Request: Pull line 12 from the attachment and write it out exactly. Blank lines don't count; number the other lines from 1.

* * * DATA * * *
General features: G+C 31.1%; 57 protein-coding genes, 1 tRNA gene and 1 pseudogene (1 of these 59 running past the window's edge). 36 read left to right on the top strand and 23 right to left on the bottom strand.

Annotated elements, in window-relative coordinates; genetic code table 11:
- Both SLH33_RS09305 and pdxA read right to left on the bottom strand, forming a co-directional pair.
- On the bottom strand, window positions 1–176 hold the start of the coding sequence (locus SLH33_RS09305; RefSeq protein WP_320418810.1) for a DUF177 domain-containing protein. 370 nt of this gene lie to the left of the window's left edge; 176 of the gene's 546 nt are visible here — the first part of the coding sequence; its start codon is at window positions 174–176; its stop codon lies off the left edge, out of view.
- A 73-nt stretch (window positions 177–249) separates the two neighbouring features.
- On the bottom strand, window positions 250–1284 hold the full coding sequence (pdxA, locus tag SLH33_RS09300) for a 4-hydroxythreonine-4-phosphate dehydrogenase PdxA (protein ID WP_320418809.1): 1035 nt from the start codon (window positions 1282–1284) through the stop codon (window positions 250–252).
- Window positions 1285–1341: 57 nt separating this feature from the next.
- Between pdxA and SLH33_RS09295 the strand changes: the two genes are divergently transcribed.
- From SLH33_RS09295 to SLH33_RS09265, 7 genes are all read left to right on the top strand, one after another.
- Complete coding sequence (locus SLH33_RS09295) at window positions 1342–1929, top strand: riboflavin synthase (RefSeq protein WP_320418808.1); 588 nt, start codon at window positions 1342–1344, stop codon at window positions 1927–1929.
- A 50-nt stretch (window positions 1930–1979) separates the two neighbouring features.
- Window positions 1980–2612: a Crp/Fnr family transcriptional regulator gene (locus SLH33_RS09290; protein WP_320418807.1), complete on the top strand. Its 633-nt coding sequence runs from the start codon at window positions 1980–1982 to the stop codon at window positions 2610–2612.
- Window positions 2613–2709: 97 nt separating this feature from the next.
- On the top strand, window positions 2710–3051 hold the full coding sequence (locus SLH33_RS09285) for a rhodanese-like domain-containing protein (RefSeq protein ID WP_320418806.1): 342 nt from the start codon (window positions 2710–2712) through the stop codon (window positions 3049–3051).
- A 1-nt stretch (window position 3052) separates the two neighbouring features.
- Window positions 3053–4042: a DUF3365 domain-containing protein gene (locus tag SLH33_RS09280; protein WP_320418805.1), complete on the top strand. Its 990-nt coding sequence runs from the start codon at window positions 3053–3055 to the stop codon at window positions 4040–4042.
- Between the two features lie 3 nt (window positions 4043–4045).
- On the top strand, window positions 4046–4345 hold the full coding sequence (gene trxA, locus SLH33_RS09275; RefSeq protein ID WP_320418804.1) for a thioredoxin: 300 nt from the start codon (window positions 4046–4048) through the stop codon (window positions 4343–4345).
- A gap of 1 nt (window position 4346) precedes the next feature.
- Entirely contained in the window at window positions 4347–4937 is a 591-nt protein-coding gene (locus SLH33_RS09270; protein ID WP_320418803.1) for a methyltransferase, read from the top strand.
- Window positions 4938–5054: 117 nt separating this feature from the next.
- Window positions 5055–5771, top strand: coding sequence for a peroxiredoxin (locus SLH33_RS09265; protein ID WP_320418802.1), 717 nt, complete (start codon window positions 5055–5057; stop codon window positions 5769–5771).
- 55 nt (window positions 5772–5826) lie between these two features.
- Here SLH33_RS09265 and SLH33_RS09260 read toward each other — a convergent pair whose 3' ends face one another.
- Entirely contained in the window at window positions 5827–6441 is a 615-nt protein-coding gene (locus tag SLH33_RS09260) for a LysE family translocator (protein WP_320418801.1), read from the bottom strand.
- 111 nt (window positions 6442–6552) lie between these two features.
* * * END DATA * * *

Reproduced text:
- Window positions 1980–2612: a Crp/Fnr family transcriptional regulator gene (locus SLH33_RS09290; protein WP_320418807.1), complete on the top strand. Its 633-nt coding sequence runs from the start codon at window positions 1980–1982 to the stop codon at window positions 2610–2612.